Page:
Since The Veil’s “zero IBU” IPA first appeared in April 2016, several breweries have released their own takes on the sub-style, including Other Half in New York, Twin Sails in Vancouver, BC, and a collaboration between Cerebral Brewing in Denver and Chicago’s Mikerphone Brewing.
Bierschnaps originated in Bavaria, where brewers with on-site stills often create a house spirit from leftover beer. Recently, more breweries outside of Germany are experimenting with the beery spirit.
Although the nation’s capital was slow to embrace locally brewed beer when the first wave of microbreweries swept over other parts of the country in the 1980s and ’90s, a recent shift has created a flourishing beer culture.
In states with farm brewery licenses, adding a brewery gives farmers the ability to use their crops in a product that they can sell directly to consumers, thus creating a new revenue stream, bringing tourism to the farm and forging a sense of community.
From the high-capacity BrewHub to the high-tech experimental Labrewatory, brewery incubators across the country are helping new breweries share best practices and take advantage of communal buying power.
A growing number of cocktail-inspired beers from brewers like Brooklyn Brewery, Short’s Brewing, Four Quarters Brewing and Perennial Artisan Ales have the potential to connect cocktail and beer cultures.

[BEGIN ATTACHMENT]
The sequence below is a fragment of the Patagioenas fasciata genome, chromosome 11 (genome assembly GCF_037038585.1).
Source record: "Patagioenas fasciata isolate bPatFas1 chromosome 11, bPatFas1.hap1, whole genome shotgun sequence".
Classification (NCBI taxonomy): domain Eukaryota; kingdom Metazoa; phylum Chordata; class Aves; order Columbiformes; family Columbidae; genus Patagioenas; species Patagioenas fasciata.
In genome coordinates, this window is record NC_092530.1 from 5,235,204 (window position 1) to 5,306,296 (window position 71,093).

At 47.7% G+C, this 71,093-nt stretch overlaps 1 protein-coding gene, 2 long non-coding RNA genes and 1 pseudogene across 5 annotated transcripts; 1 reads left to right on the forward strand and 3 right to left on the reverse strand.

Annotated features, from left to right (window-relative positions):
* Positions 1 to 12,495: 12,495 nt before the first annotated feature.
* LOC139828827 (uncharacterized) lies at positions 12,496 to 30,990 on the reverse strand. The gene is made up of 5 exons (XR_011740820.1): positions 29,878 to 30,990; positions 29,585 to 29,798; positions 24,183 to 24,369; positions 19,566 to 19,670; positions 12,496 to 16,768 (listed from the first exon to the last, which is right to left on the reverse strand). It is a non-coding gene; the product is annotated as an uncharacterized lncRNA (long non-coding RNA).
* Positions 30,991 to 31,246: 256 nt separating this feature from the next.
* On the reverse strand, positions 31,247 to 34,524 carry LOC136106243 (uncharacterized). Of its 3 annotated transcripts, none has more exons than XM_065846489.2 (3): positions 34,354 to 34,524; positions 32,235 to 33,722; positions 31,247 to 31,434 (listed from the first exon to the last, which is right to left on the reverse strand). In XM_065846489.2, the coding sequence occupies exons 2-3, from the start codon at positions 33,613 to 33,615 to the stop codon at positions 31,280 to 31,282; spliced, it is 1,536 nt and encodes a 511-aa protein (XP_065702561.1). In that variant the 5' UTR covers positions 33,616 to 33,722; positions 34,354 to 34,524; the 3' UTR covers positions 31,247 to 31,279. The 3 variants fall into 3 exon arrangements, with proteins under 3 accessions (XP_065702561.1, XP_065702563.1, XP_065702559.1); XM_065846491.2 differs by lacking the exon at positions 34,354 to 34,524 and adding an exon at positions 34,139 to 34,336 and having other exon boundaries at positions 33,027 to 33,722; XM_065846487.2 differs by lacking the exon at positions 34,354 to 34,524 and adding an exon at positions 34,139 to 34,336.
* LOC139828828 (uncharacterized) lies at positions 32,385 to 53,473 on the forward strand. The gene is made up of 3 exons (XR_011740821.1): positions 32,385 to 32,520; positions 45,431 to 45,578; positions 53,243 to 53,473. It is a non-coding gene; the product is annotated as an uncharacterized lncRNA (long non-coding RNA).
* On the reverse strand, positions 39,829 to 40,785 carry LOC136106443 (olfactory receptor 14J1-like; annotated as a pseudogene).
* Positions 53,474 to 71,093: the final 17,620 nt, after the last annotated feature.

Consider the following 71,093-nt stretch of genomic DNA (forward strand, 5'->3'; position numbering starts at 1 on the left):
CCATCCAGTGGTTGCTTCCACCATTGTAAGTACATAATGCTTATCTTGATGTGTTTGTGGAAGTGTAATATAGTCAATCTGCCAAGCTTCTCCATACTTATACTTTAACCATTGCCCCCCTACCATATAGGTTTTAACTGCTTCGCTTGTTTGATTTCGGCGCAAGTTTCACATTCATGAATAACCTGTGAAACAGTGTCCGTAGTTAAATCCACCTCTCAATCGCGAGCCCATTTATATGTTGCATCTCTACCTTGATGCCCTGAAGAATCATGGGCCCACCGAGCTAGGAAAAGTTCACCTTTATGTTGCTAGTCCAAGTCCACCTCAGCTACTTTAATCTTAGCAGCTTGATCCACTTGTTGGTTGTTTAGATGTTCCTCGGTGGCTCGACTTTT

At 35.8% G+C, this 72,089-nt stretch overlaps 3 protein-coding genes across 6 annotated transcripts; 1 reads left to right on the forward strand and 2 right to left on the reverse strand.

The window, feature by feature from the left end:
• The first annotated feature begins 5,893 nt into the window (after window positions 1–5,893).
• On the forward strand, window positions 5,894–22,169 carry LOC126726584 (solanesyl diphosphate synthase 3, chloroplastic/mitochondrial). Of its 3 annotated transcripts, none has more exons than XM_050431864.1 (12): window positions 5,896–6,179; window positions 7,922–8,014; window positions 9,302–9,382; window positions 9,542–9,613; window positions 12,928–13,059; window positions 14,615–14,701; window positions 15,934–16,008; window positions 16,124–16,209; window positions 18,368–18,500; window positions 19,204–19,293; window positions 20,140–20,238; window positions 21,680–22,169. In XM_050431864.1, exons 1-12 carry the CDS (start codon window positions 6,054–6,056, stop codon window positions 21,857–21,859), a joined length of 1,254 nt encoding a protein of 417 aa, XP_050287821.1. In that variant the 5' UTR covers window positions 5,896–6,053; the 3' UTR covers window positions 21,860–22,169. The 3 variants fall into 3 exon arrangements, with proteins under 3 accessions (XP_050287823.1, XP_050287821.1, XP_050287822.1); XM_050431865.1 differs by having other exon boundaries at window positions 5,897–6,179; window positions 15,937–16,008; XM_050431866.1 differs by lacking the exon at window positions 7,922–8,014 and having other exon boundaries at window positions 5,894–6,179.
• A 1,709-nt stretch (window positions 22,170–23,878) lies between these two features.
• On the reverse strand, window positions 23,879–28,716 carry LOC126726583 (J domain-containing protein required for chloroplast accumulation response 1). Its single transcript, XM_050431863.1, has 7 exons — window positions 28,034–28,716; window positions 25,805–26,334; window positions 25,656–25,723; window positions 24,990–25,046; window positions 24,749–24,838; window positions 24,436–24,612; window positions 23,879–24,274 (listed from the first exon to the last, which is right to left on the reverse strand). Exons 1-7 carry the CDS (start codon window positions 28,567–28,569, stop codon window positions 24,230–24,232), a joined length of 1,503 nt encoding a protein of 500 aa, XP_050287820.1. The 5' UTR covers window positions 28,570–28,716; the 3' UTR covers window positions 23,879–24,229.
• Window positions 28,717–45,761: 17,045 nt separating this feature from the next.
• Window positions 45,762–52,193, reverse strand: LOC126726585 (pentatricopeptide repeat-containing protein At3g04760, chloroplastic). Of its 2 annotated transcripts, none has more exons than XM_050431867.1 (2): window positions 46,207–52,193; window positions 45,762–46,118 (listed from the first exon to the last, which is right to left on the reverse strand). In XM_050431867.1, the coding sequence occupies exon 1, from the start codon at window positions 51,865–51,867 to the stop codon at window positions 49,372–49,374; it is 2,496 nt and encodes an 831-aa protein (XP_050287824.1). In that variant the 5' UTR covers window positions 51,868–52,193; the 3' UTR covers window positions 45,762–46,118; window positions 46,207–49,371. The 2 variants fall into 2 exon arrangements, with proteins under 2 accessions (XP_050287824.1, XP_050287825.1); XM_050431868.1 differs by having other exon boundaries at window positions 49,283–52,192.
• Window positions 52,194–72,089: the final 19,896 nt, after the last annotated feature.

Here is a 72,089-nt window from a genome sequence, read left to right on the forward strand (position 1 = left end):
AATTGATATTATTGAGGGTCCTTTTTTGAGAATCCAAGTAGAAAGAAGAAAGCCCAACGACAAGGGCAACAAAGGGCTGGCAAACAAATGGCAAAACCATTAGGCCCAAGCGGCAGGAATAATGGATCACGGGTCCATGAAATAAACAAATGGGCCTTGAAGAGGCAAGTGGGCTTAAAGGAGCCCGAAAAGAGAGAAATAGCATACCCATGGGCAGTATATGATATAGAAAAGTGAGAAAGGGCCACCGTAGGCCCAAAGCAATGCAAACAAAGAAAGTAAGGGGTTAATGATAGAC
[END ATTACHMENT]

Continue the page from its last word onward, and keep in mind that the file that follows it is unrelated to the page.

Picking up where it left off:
As more breweries choose cans, often at minimum quantities, the three can producers—Colorado’s Ball Corp., London’s Rexam and Pennsylvania’s Crown Cork & Seal—are struggling with an influx of new orders.
Baltimore once had a flourishing beer economy thanks in part to an influx of German and Eastern European immigrants. By the end of 1899, it was home to more than 40 breweries. Competition beginning in the 1950s steadily decreased this number until Hugh Sisson opened the state’s first brewpub in 1989.
Buyouts and ownership restructurings in 2014 and 2015 have removed some of the bigger players—and their bigger production numbers—from the “craft market share” calculation publicized by the Brewers Association.
In the past, including any alcohol options was enough to set a fast casual restaurant apart from competitors; now many chains are looking to customize their regional selections by offering local beers.
Beginning with the Boston launch of Drizly in late 2012, more than a dozen beer delivery services have popped up, from hyper-local Brewber, serving just one neighborhood in Baltimore, to those serving a region or cities across the US.